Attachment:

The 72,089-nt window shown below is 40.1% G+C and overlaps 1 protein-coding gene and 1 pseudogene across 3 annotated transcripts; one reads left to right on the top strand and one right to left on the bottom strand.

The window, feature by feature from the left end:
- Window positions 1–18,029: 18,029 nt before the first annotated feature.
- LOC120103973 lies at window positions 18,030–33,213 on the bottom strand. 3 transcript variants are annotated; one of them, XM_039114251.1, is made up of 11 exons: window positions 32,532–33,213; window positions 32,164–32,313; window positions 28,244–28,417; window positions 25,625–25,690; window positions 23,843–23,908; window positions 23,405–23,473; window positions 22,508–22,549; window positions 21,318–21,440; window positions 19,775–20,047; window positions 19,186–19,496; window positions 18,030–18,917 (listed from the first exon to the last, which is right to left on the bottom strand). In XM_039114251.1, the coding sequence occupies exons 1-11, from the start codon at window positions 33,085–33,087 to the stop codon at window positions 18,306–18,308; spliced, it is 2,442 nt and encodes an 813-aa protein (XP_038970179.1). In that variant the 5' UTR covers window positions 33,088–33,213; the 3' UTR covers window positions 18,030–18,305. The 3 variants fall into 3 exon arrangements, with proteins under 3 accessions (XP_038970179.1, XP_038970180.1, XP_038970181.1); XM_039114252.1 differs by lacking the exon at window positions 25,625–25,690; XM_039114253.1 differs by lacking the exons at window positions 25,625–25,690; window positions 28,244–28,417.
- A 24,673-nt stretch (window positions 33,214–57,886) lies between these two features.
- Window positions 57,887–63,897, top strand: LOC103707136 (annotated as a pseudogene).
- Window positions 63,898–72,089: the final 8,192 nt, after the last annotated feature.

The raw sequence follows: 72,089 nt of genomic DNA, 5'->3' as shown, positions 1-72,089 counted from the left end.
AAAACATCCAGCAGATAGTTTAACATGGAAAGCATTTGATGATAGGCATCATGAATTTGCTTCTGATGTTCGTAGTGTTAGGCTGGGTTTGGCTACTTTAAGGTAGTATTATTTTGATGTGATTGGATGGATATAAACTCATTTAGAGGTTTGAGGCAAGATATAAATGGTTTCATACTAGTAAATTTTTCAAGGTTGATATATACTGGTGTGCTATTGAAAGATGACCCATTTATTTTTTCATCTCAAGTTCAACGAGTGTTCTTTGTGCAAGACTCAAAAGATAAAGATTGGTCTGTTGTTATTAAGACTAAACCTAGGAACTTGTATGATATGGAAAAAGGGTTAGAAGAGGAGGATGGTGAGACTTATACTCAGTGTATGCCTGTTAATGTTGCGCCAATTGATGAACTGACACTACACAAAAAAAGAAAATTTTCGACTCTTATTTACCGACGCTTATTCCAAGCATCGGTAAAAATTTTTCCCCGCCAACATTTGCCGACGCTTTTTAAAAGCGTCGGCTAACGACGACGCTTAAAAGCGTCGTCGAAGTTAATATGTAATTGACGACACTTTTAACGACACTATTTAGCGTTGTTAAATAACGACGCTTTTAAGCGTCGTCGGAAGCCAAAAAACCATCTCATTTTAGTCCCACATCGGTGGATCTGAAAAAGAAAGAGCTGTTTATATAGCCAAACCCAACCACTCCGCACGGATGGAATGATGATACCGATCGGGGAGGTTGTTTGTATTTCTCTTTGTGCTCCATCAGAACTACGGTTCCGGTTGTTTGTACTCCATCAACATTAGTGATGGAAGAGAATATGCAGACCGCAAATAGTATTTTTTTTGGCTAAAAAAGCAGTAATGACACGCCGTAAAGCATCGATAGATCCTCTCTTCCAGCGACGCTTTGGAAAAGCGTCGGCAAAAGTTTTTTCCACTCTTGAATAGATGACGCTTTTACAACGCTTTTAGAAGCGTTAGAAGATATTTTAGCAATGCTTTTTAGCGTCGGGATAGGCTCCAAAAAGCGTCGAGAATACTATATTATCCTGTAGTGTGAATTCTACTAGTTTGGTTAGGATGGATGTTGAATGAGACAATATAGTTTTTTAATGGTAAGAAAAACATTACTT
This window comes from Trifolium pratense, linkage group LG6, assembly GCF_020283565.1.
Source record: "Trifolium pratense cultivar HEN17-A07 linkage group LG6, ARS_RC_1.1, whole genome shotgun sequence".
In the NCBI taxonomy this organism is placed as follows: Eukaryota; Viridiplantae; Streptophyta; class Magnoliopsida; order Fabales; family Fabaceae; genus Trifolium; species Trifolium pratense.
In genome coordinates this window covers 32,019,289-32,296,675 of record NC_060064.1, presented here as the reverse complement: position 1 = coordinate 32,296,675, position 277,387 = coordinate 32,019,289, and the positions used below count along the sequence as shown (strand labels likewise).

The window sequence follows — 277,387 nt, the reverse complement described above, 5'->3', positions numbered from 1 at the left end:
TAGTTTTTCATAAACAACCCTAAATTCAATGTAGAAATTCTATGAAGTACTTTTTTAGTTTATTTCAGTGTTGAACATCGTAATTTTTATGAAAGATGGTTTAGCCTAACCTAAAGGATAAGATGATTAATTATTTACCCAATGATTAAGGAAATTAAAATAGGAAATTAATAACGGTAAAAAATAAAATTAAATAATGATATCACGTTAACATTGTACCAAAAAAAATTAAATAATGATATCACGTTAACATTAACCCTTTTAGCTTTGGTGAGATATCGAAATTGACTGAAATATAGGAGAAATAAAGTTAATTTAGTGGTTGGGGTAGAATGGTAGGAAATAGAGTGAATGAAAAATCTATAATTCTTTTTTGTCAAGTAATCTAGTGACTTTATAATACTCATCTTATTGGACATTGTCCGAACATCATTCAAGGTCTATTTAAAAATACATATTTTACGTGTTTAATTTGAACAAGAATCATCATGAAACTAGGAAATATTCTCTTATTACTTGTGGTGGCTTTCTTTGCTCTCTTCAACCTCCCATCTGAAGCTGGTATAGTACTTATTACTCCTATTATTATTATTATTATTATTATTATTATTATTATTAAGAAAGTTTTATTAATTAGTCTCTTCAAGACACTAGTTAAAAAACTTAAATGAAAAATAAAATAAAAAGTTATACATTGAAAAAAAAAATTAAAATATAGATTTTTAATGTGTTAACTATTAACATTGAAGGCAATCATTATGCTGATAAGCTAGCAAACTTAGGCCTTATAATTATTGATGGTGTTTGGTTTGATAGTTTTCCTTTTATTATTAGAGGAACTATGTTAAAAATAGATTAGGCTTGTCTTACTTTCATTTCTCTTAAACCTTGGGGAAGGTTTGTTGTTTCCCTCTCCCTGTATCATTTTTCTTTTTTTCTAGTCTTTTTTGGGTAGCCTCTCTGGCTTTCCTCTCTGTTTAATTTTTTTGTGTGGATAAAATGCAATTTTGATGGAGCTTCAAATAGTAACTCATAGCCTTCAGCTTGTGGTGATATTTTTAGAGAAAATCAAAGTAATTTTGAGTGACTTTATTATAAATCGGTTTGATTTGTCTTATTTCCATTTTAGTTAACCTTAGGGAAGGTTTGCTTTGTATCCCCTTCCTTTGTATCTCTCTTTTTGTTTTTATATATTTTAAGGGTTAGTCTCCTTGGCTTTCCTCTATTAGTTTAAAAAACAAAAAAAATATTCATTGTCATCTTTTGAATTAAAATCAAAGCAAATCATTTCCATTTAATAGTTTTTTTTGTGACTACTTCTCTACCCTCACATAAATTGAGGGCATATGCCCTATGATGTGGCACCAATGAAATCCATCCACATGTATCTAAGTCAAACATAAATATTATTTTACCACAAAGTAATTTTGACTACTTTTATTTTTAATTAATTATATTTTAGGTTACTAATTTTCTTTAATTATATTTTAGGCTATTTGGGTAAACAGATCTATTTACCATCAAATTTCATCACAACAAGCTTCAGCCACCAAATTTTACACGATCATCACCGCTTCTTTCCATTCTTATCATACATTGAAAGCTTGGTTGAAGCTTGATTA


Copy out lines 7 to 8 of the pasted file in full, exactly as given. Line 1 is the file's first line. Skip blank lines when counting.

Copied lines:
- Window positions 63,898–72,089: the final 8,192 nt, after the last annotated feature.

The raw sequence follows: 72,089 nt of genomic DNA, 5'->3' as shown, positions 1-72,089 counted from the left end.